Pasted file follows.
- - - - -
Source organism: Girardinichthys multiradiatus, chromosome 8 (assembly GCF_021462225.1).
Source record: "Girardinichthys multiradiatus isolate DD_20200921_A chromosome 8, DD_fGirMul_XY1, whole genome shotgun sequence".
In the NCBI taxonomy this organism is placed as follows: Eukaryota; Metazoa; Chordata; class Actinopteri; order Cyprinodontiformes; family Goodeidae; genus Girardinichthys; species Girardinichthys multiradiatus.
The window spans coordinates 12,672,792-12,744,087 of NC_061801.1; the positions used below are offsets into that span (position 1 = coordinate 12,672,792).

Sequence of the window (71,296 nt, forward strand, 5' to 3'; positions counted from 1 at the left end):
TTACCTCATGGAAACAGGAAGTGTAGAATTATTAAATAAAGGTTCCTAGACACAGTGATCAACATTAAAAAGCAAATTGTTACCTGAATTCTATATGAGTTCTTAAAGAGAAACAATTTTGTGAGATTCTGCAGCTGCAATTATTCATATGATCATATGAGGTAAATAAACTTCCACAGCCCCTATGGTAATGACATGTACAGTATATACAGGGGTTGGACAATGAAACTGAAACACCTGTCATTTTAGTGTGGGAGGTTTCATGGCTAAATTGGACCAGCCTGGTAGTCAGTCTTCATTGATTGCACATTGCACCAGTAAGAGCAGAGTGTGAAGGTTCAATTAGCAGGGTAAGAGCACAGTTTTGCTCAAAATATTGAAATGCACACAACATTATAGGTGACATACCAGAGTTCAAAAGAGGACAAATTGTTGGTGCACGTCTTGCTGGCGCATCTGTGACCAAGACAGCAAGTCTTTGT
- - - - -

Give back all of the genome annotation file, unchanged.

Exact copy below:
Source organism: Girardinichthys multiradiatus, chromosome 8 (assembly GCF_021462225.1).
Source record: "Girardinichthys multiradiatus isolate DD_20200921_A chromosome 8, DD_fGirMul_XY1, whole genome shotgun sequence".
In the NCBI taxonomy this organism is placed as follows: Eukaryota; Metazoa; Chordata; class Actinopteri; order Cyprinodontiformes; family Goodeidae; genus Girardinichthys; species Girardinichthys multiradiatus.
The window spans coordinates 12,672,792-12,744,087 of NC_061801.1; the positions used below are offsets into that span (position 1 = coordinate 12,672,792).

Sequence of the window (71,296 nt, forward strand, 5' to 3'; positions counted from 1 at the left end):
TTACCTCATGGAAACAGGAAGTGTAGAATTATTAAATAAAGGTTCCTAGACACAGTGATCAACATTAAAAAGCAAATTGTTACCTGAATTCTATATGAGTTCTTAAAGAGAAACAATTTTGTGAGATTCTGCAGCTGCAATTATTCATATGATCATATGAGGTAAATAAACTTCCACAGCCCCTATGGTAATGACATGTACAGTATATACAGGGGTTGGACAATGAAACTGAAACACCTGTCATTTTAGTGTGGGAGGTTTCATGGCTAAATTGGACCAGCCTGGTAGTCAGTCTTCATTGATTGCACATTGCACCAGTAAGAGCAGAGTGTGAAGGTTCAATTAGCAGGGTAAGAGCACAGTTTTGCTCAAAATATTGAAATGCACACAACATTATAGGTGACATACCAGAGTTCAAAAGAGGACAAATTGTTGGTGCACGTCTTGCTGGCGCATCTGTGACCAAGACAGCAAGTCTTTGT